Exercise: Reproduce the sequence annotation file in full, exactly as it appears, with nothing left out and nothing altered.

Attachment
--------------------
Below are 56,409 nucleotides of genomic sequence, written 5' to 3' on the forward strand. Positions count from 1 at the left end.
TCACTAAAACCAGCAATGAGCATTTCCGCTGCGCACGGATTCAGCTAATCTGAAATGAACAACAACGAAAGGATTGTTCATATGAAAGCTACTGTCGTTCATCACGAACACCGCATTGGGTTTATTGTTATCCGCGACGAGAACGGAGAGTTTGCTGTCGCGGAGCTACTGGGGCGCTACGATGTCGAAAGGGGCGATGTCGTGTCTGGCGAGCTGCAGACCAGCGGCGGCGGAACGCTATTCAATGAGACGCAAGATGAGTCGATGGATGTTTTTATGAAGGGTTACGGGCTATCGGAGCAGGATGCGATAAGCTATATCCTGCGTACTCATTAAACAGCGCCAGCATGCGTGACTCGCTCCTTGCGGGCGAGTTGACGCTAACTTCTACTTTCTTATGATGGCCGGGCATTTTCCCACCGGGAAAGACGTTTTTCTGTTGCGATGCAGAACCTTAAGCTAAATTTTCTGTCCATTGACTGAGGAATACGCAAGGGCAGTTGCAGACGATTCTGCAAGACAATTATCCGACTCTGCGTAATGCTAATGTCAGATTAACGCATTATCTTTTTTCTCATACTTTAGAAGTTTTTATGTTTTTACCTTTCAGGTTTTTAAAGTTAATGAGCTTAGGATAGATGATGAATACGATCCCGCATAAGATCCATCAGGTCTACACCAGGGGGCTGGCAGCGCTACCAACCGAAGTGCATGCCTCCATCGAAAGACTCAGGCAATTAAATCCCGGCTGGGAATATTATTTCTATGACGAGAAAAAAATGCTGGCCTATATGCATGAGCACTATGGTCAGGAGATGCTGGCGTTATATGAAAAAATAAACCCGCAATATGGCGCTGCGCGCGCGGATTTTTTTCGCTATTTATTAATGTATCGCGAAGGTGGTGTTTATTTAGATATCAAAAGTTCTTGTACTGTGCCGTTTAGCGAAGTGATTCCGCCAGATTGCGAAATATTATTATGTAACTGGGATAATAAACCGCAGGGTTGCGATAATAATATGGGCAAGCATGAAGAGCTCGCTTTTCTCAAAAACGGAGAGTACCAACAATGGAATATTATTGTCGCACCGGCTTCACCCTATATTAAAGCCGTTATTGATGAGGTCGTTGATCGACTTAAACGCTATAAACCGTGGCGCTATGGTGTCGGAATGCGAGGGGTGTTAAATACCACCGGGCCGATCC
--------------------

Below are 56,409 nucleotides of genomic sequence, written 5' to 3' on the forward strand. Positions count from 1 at the left end.
TCACTAAAACCAGCAATGAGCATTTCCGCTGCGCACGGATTCAGCTAATCTGAAATGAACAACAACGAAAGGATTGTTCATATGAAAGCTACTGTCGTTCATCACGAACACCGCATTGGGTTTATTGTTATCCGCGACGAGAACGGAGAGTTTGCTGTCGCGGAGCTACTGGGGCGCTACGATGTCGAAAGGGGCGATGTCGTGTCTGGCGAGCTGCAGACCAGCGGCGGCGGAACGCTATTCAATGAGACGCAAGATGAGTCGATGGATGTTTTTATGAAGGGTTACGGGCTATCGGAGCAGGATGCGATAAGCTATATCCTGCGTACTCATTAAACAGCGCCAGCATGCGTGACTCGCTCCTTGCGGGCGAGTTGACGCTAACTTCTACTTTCTTATGATGGCCGGGCATTTTCCCACCGGGAAAGACGTTTTTCTGTTGCGATGCAGAACCTTAAGCTAAATTTTCTGTCCATTGACTGAGGAATACGCAAGGGCAGTTGCAGACGATTCTGCAAGACAATTATCCGACTCTGCGTAATGCTAATGTCAGATTAACGCATTATCTTTTTTCTCATACTTTAGAAGTTTTTATGTTTTTACCTTTCAGGTTTTTAAAGTTAATGAGCTTAGGATAGATGATGAATACGATCCCGCATAAGATCCATCAGGTCTACACCAGGGGGCTGGCAGCGCTACCAACCGAAGTGCATGCCTCCATCGAAAGACTCAGGCAATTAAATCCCGGCTGGGAATATTATTTCTATGACGAGAAAAAAATGCTGGCCTATATGCATGAGCACTATGGTCAGGAGATGCTGGCGTTATATGAAAAAATAAACCCGCAATATGGCGCTGCGCGCGCGGATTTTTTTCGCTATTTATTAATGTATCGCGAAGGTGGTGTTTATTTAGATATCAAAAGTTCTTGTACTGTGCCGTTTAGCGAAGTGATTCCGCCAGATTGCGAAATATTATTATGTAACTGGGATAATAAACCGCAGGGTTGCGATAATAATATGGGCAAGCATGAAGAGCTCGCTTTTCTCAAAAACGGAGAGTACCAACAATGGAATATTATTGTCGCACCGGCTTCACCCTATATTAAAGCCGTTATTGATGAGGTCGTTGATCGACTTAAACGCTATAAACCGTGGCGCTATGGTGTCGGAATGCGAGGGGTGTTAAATACCACCGGGCCGATCC